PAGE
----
Positive cases 'possible' during Beijing Winter Olympics but large-scale outbreaks 'unlikely'
Published: Dec 23, 2021 08:39 PM
A volunteer wearing a protective mask holds up a sign during a ice hockey test event match, held in preparation of the upcoming Beijing 2022 Winter Olympic Games, at the National Indoor Stadium on November 12, 2021 in Beijing, China. Photo: VCG

A volunteer wearing a protective mask holds up a sign during a ice hockey test event match, held in preparation of the upcoming Beijing 2022 Winter Olympic Games, at the National Indoor Stadium on November 12, 2021 in Beijing, China. Photo: VCG

The Beijing organizing committee for the 2022 Winter Olympic Games said Thursday that a "certain number" of positive COVID-19 cases will be highly possible during the Games, as a large number of people from different countries and regions will come to China. But Chinese medical experts said it is "unlikely" there will be large-scale outbreaks during the Games under the closed-loop management system, and other effective and strict anti-epidemic measures.

As the Games will be held amid the COVID-19 pandemic, especially the spread of mutant strains such as Omicron, which has brought great uncertainty to the global situation, positive cases or small clusters of local outbreaks are possible, Huang Chun, a deputy director of the epidemic prevention and control office of the Beijing Organizing Committee for the 2022 Olympic and Paralympic Games, said at a press conference.

The organizing committee has drawn up measures to handle positive cases, said Huang. Unlike city-level prevention and control procedures, not all positive cases from the Games will be sent to designated hospitals for quarantine and treatment. Instead, different arrangements will be made to distinguish whether the cases are symptomatic or not, Huang noted.

Asymptomatic cases will be sent to special quarantine facilities, which the organizing committee has set up in all three Games areas. Those who have shown symptoms will be sent to designated hospitals, namely Beijing Ditan Hospital and Zhangjiakou First People's Hospital, according to the press conference.

Asymptomatic patients are required to take nucleic acid testing every 24 hours after entering the quarantine facility. If they test negative two consecutive times, 24 hours apart, they can be released from quarantine. Based on their physical conditions and wishes as well as the needs of the event, they can return to the Games.

As the Games will be held under closed-loop management, close contacts of positive cases will not require centralized isolation for 21 days. Instead, they will be asked to live separately, have separate food delivery, and take special vehicles to and from the venue.  Also, they should take nucleic acid testing twice a day, and if both tests are negative, they can return to the Games.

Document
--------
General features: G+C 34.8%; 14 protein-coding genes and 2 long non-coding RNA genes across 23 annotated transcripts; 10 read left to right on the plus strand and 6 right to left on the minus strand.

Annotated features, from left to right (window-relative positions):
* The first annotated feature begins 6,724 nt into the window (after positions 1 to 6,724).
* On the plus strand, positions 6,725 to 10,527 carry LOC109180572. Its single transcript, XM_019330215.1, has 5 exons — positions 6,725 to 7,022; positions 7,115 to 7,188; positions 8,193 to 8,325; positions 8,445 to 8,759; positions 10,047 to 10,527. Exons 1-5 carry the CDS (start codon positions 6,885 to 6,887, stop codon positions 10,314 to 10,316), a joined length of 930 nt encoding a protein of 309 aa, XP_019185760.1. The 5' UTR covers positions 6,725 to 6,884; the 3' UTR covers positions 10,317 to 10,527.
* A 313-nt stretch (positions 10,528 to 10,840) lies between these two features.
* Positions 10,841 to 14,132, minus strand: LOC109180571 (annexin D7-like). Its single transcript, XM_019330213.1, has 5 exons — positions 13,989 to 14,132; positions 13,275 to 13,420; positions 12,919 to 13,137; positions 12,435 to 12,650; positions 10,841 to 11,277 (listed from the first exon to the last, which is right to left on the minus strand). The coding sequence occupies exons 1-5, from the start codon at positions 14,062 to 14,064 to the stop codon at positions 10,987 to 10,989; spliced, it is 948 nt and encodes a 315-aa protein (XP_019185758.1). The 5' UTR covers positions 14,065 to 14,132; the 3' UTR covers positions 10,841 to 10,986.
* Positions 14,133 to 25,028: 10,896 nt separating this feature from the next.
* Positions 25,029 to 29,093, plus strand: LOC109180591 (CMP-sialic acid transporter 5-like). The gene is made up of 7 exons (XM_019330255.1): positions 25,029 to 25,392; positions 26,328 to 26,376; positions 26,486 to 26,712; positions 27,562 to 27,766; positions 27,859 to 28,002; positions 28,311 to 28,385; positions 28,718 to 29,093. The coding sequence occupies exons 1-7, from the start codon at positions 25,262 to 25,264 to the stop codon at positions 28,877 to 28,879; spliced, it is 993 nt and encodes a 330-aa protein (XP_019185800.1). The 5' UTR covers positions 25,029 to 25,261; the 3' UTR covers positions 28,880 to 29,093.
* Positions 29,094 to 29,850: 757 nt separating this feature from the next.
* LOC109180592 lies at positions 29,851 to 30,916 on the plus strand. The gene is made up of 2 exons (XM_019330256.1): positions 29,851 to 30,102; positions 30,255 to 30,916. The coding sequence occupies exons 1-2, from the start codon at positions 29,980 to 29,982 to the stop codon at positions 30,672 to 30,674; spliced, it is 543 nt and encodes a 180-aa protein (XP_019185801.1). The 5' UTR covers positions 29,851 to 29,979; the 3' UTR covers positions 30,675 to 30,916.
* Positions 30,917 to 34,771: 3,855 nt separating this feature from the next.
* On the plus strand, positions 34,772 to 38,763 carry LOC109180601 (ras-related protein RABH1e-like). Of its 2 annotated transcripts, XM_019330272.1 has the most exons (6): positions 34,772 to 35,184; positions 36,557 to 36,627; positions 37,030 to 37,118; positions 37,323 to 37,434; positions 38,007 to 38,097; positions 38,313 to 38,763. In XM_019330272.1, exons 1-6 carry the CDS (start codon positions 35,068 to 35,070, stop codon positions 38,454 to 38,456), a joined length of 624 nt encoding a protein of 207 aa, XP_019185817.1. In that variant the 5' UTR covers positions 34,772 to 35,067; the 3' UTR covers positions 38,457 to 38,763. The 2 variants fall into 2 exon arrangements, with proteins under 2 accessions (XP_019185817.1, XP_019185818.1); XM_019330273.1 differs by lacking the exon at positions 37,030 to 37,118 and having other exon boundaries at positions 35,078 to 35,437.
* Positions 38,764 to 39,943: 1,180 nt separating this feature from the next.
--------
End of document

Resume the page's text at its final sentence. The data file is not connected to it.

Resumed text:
Minimizing the spread of infection from within the closed loop to the city is the bottom line of the prevention and control work, said officials at the press conference. All arrivals should follow the closed-loop management policy, and they can use special buses to travel to and from their sites, venues and workplaces. But they are banned from crossing the closed-loop.

Han Zirong, a vice president and secretary general of the Beijing organizing committee, said at the press conference that all personnel involved in the Games need to complete full vaccination at least 14 days before coming to China, so that they can be exempted from centralized quarantine and enter closed-loop management. 

Han particularly recommend that Games-related people receive booster shots against COVID-19.  

All organizations coming to Beijing for the Games are required to designate COVID-19 liaison officers who are responsible to ensure that members understand the anti-epidemic measures, assist them in making preparations before coming to China, and carry out communication and coordination work such as epidemic emergency response.  

People involved in the Games should take nucleic testing every day, minimize social activities, wear masks, and avoid going to closed spaces and gatherings.

Cheering for the athletes is encouraged while singing and shouting are not recommended during the Games, said Han.

Moreover, Han said the event organizers will not sell tickets to overseas audiences in order to prevent the possible spread of COVID-19 and ensure the safety of all participants. 

As the pandemic with the contagious variants known as Omicron and Delta are rampant in the world, China is unlikely to remain unaffected, Wang Guangfa, a respiratory expert at Peking University First Hospital, told the Global Times on Thursday. 

With the increasing gatherings for the Games in winter, the emergence of sporadic cases is possible and in line with the nature of the disease, Wang said, noting that large-scale outbreaks are unlikely.

Calming the public, Wang expressed confidence in controlling any spread of COVID-19, saying that "China has developed a mature anti-epidemic mechanism that has worked well for Delta and Omicron, I believe it will work well during the Games." 

"No need to panic about the possible positive cases," Wang noted.